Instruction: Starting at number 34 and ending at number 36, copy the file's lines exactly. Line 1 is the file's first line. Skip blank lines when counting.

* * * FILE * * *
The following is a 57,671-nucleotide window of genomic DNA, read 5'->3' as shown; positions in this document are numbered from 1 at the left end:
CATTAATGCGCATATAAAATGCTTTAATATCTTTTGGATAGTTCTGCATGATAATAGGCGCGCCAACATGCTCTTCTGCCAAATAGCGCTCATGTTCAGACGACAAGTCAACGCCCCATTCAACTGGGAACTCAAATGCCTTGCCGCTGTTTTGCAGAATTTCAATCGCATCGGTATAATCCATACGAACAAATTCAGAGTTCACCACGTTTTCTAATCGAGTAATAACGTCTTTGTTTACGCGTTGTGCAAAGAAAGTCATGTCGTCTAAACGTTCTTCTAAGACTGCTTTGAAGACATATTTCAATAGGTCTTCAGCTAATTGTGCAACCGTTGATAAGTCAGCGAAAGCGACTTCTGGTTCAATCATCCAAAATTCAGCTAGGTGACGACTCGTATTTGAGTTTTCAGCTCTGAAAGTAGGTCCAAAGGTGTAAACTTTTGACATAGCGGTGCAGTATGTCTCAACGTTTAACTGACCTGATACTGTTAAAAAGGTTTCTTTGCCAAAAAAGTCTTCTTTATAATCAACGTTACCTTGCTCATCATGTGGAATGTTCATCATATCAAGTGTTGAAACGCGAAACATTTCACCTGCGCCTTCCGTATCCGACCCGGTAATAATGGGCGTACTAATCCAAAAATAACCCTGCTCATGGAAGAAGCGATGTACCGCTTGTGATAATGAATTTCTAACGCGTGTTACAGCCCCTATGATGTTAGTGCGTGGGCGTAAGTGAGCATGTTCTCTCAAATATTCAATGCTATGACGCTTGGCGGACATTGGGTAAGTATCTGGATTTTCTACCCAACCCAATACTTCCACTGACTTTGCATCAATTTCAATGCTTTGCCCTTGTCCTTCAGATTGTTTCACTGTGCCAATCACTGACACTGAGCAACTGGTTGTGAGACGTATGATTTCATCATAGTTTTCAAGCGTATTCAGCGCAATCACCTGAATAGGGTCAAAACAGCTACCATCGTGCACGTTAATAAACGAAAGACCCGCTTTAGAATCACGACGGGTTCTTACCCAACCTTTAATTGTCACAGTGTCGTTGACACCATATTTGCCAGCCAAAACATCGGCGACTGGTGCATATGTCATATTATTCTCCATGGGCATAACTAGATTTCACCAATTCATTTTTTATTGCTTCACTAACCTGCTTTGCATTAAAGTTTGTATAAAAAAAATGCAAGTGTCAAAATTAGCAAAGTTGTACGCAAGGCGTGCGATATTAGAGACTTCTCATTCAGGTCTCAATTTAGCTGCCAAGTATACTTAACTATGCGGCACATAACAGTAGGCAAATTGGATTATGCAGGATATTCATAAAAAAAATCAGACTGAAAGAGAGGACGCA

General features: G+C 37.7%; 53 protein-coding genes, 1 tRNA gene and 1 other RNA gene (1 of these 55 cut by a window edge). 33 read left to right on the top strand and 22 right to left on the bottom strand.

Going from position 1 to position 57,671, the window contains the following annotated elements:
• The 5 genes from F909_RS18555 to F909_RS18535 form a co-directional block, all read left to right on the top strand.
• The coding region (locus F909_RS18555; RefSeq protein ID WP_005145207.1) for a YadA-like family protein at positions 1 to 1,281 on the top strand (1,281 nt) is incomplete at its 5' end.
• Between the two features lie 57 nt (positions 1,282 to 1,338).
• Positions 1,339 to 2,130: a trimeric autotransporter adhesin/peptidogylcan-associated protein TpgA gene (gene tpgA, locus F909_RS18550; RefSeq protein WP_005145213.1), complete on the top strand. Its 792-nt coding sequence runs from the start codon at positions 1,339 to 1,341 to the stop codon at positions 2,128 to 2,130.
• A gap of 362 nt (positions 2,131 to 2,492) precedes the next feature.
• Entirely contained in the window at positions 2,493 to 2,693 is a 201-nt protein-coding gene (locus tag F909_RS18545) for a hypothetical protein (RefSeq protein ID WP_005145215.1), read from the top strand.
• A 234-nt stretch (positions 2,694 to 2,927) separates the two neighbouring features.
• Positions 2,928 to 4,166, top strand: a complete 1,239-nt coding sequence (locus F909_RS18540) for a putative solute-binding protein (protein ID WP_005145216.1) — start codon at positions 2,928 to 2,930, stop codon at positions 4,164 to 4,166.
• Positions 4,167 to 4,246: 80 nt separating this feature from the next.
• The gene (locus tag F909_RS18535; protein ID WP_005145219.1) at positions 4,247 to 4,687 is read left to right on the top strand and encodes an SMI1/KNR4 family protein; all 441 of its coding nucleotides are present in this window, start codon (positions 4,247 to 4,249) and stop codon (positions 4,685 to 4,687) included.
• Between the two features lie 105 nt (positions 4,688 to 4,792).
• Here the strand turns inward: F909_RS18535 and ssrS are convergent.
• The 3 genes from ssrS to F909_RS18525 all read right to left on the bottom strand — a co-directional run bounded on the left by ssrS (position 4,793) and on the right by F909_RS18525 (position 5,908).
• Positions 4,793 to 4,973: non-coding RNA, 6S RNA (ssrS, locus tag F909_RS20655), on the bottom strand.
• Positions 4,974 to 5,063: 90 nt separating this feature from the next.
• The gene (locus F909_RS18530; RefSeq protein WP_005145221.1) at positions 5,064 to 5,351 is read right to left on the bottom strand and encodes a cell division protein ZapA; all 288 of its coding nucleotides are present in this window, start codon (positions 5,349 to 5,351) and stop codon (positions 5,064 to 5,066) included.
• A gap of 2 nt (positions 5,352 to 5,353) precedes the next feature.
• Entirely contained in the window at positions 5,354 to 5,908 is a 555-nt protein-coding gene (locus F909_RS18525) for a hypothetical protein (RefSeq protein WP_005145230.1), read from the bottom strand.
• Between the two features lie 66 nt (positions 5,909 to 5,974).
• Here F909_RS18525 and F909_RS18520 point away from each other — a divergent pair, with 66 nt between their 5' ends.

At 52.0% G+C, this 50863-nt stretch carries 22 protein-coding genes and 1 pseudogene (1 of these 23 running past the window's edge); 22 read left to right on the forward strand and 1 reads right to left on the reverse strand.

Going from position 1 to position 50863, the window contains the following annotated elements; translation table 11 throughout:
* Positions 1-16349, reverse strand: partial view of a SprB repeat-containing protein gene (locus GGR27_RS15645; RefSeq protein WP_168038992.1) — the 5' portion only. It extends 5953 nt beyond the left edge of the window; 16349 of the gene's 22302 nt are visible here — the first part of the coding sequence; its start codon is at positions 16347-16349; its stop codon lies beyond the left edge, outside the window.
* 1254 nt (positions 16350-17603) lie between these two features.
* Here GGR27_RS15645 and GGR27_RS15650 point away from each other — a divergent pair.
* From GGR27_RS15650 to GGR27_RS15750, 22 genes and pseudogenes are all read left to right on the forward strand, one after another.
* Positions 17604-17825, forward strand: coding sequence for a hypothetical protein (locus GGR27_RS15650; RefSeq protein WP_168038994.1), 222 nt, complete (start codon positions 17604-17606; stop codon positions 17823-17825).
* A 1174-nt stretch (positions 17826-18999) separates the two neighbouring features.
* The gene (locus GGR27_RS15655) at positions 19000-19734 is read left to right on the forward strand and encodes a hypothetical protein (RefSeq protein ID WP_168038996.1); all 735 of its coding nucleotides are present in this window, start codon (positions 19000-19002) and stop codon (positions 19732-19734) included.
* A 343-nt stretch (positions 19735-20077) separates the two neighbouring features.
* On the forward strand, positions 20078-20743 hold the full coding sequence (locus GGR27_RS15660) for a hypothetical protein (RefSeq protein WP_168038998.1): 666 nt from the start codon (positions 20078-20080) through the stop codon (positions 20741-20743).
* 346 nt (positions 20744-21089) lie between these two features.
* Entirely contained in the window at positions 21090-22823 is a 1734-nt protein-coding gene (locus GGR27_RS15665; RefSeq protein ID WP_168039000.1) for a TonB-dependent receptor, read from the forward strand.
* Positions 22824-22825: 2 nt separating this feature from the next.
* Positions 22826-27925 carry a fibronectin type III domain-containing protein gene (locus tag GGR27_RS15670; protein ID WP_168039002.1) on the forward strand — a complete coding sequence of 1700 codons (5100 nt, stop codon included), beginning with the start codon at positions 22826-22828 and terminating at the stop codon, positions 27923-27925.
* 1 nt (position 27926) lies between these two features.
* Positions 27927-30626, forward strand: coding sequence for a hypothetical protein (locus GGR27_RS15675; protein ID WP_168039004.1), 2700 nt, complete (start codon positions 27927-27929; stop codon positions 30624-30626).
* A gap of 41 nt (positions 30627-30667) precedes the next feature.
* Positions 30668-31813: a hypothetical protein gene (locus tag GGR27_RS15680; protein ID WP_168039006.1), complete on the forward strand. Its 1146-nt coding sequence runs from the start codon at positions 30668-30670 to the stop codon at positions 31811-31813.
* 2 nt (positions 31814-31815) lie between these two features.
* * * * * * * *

* A 343-nt stretch (positions 19735-20077) separates the two neighbouring features.
* On the forward strand, positions 20078-20743 hold the full coding sequence (locus GGR27_RS15660) for a hypothetical protein (RefSeq protein WP_168038998.1): 666 nt from the start codon (positions 20078-20080) through the stop codon (positions 20741-20743).
* 346 nt (positions 20744-21089) lie between these two features.